What you need to know:
- However, those dealing in crypto currencies said it is time government devises means for regulating disruptive technologies as part of eliminating threats to the finance sector.
Global companies are testing the ability to enforce laws passed to regulate electronic transactions and data privacy, National Information and Technology Authority-Uganda (NITA-U) has said.
“Our laws do a good job in regulating disruptive technologies. The challenges that come in are due to international aspects, that is, if a company is offering a service based outside the country. The challenge is that it will require very strong cross collaboration among regulators of countries so that we have uniform applicability of the law and to help investigations in case anything goes wrong,” Mr Emmanuel Mugabi, NITA-U manager information security operations said.
He was speaking at a United Nations African Institute for the Prevention of Crime and Treatment of Offenders’ workshop on multi-sectoral policy approaches to regulation of disruptive technologies on Thursday.
The rise of companies using financial technology, artificial intelligence or even blockchain technology to ease payments, credit, insurance or even trade have introduced new risks that require regulators to keep a watchful eye on the IT sector.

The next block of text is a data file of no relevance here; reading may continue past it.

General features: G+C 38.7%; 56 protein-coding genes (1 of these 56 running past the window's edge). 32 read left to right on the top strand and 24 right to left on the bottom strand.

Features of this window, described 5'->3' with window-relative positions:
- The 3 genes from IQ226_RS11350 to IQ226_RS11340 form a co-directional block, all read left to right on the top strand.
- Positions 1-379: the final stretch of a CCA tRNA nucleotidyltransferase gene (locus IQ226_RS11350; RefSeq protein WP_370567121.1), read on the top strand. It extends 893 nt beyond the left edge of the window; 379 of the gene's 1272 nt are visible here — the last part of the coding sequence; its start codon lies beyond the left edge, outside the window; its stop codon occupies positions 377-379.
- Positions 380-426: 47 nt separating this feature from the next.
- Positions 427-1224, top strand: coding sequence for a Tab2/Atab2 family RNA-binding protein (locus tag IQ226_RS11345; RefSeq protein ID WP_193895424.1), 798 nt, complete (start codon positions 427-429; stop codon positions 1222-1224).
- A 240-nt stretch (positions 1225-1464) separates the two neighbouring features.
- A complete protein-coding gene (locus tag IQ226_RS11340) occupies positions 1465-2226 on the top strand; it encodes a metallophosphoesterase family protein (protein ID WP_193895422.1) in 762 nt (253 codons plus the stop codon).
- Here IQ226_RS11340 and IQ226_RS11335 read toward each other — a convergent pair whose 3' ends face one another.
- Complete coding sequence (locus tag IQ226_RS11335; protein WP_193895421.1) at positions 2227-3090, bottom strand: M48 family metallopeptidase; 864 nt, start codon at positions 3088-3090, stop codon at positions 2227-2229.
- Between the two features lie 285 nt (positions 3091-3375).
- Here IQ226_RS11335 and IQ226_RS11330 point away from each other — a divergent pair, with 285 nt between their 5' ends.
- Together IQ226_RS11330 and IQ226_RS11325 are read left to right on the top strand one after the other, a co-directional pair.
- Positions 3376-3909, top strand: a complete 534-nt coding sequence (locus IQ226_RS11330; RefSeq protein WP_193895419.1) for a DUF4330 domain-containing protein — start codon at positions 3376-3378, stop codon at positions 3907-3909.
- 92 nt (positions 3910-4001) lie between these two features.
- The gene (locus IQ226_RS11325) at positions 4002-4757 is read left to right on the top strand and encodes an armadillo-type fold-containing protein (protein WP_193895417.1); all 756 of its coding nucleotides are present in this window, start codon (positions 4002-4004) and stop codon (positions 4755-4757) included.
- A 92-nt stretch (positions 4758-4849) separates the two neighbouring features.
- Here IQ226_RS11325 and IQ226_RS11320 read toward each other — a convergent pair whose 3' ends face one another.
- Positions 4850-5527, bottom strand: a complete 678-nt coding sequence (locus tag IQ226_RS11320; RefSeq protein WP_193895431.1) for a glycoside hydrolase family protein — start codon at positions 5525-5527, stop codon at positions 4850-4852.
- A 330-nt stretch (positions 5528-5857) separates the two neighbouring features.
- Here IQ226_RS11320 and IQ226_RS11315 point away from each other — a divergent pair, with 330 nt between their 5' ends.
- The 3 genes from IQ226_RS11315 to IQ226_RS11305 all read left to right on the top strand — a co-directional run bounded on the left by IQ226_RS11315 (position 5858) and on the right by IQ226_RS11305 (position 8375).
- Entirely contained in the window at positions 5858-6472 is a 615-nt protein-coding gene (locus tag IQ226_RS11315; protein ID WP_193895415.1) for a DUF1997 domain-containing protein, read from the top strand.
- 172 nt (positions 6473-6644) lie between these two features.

Take for instance, Artificial intelligence, which ignited concerns about data privacy for instance from driverless cars or even smart phones.
“I do know that Ugandans do have 2018/2019 car models and have that software inserted in them so it is not that it is going to take a long time to get here,” Mr Anthony Kakooza, lawyer at Sipi Law Associates said, adding, “One legal question is about whatever software issues come with that-privacy. You are inserting a lot of data and the car is picking data about you. We already have data privacy issues with our phones. If your phone already has a Google location on, it will be recording every place you are at.”
The other concern was with crypto currencies which use blockchain technology to record transactions.
“These are virtual currencies which operate on complex computer programs to derive the value they have. By nature, they do not have a central player that regulates them and what we have seen is on the use of these currencies, this is where we see a lot of risk. We have seen a lot of Bitcoin exchanges hacked and once money is lost, the user is left without any protection because of lack of international collaboration,” Mr Mugabi said.
Some players in government were concerned the evolution of crypto currencies could create new controllers of the finance sector.
“People are creating coins left, right and centre. If these coins are going to be used as a medium of exchange, that means there are going to be many central banks and whoever has the money creates the rules. How far will this go? Who will regulate since Bank of Uganda is not creating coins? Governments are going to lose power,” Mr Patrick Ssengendo, a participant said.
However, those dealing in crypto currencies said it is time government devises means for regulating disruptive technologies as part of eliminating threats to the finance sector.
“The way government controls the money is not pro-people and crypto currencies are bringing independence to the people. What government should do is evolve with what is happening in the crypto space,” Mr Ambrose Twesigye from Crypto Revolution said.